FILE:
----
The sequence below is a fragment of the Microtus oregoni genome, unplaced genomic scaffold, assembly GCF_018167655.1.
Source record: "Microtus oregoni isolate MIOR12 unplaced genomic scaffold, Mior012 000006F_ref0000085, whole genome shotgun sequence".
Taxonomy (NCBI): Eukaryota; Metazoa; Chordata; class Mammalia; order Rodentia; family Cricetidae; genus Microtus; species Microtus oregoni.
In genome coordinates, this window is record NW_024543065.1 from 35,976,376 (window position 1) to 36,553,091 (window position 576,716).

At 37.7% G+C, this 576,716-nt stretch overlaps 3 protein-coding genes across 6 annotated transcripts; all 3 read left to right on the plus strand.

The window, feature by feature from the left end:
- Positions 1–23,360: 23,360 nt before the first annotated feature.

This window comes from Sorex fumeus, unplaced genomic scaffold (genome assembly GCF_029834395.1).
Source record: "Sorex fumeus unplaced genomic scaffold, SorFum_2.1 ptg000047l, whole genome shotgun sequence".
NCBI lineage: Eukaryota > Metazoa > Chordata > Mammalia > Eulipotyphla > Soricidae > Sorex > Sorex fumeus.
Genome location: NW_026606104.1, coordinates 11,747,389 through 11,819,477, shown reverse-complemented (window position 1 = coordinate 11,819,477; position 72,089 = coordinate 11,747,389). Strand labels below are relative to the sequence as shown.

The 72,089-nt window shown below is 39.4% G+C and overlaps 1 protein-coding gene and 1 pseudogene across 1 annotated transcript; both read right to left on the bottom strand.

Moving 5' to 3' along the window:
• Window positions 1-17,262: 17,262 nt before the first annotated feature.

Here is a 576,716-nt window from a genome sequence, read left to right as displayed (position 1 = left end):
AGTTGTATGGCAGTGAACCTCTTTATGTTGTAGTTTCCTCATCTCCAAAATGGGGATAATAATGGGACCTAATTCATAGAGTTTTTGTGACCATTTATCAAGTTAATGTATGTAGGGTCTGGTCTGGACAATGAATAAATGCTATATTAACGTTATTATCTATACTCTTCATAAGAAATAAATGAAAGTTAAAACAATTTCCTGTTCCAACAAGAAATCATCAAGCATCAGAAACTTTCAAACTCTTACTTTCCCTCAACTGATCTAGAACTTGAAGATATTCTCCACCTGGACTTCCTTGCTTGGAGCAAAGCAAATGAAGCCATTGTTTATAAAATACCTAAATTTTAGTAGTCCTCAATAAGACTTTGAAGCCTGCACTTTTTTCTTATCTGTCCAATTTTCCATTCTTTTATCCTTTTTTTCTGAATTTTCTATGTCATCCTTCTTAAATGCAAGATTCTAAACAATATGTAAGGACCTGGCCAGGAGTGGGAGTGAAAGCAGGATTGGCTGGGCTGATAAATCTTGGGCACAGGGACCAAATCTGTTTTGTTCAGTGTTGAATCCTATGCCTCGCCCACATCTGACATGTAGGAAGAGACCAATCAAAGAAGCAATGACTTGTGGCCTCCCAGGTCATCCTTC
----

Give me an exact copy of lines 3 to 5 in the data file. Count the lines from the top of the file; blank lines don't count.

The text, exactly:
Taxonomy (NCBI): Eukaryota; Metazoa; Chordata; class Mammalia; order Rodentia; family Cricetidae; genus Microtus; species Microtus oregoni.
In genome coordinates, this window is record NW_024543065.1 from 35,976,376 (window position 1) to 36,553,091 (window position 576,716).

At 37.7% G+C, this 576,716-nt stretch overlaps 3 protein-coding genes across 6 annotated transcripts; all 3 read left to right on the plus strand.